BY A BREAST CANCER SURVIVOR
March 6th, 2015 my first dose of chemotherapy started. I was having butterflies in my stomach when I went to the hospital in the morning. Though I tried to look bold and stay calm, I was feeling nervous as I didn’t know what was going to hit me during the next 3 or 4 hours. I went into a counselling session with my doctor, in which she asked for my permission to start with the highest dosage of the medicine and see how my body responds to it. I stared at her…was she joking? Was she seeking my permission to push in the highest amount of poison into my body? But I knew she was doing her duty as a doctor and was keeping me informed about the treatment details. I forced a smile, tried to look calm and said “Go ahead doctor; I will put up my best fight.” That’s the moment my war with cancer started.
I walked into the day care room where the nurses greeted me with smiles and eased my discomfort. However, one nurse stood out among them. When she came near my bed I noticed she wore a cap like the others but I couldn’t see a strand of hair below it. I was wondering what kind of hair style she had? She looked cheerful, was very active, and attended to all the patients very efficiently. She could understand I was feeling anxious on my first day of chemo. She came and assured me “I am Manju. Don’t worry, all will go well.” She added that she was 25 years old and was recently diagnosed with breast cancer. Her tumour was HER2 positive and she would have to complete 16 cycles of chemo.
I immediately sat up! She herself was a cancer patient? She was undergoing chemotherapy and still managing to work so actively as a nurse in a busy hospital? I could hardly believe my ears! Were all the things I knew about the side effects of chemo wrong? I could see that all her hair was gone, the chemo effects had started, but why wasn’t she feeling weak, nauseous, and sick? What about the fall in her immunity? How is she taking care of patients in a hospital? Was there some other secret behind her energy and strength?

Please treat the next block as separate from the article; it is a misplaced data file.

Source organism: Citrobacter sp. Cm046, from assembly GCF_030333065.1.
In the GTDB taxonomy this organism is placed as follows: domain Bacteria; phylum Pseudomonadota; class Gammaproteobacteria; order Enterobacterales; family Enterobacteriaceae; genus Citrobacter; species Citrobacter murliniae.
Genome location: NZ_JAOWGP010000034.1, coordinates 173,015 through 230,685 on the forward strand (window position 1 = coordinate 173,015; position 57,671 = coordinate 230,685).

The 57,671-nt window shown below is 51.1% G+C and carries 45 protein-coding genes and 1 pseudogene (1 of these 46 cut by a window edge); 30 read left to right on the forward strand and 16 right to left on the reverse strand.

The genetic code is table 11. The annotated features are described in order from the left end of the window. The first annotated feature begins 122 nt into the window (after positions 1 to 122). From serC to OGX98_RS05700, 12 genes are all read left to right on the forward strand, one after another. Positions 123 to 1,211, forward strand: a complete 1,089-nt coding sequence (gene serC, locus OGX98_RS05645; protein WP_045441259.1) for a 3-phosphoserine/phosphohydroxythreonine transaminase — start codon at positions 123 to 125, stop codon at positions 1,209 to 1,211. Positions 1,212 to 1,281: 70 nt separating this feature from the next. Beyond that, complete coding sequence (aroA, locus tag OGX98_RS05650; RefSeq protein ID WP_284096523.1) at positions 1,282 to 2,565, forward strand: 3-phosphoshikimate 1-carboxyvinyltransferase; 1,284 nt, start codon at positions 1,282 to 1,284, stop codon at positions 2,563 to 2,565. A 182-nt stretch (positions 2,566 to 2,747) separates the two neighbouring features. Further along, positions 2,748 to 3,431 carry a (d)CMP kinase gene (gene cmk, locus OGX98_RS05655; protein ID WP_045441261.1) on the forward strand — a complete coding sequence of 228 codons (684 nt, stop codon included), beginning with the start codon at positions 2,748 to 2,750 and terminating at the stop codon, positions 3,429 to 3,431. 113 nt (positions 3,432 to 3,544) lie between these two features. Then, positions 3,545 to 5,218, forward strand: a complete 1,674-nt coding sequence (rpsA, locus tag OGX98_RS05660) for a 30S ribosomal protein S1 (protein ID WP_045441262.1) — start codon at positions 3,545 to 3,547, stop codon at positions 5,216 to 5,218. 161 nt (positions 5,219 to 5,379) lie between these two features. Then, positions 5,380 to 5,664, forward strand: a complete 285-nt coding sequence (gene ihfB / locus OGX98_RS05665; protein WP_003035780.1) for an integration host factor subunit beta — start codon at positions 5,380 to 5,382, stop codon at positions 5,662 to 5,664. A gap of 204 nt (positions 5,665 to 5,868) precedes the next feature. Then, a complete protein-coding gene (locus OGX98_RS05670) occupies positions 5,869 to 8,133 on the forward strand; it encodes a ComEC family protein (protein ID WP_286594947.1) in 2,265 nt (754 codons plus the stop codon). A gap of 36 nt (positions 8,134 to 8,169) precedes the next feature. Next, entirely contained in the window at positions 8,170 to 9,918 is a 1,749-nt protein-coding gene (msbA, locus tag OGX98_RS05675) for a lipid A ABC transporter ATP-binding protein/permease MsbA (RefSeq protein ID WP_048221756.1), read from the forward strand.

She knew I was perplexed and confused. I was still sitting upright in absolute disbelief. She smiled and said, “Don’t let the treatment overpower you. Eat and drink well and keep going with all your daily activities as much as you can. When you keep yourself engaged and give less heed to your pains and problems, they tend to diminish.”
During her treatment, her haemoglobin dropped to 7, yet she was still by the side of her patients. Manju became my greatest inspiration. Whenever my energy level went down I thought about her. If she had the willpower to take more than twice the chemo cycles that I did, and still go through so much strain and hard work, then there is no reason why I couldn’t do the same. She made me realise that we can manage a large part of the side effects by being mentally strong, confident, active, and paying less attention to the effects of the treatment.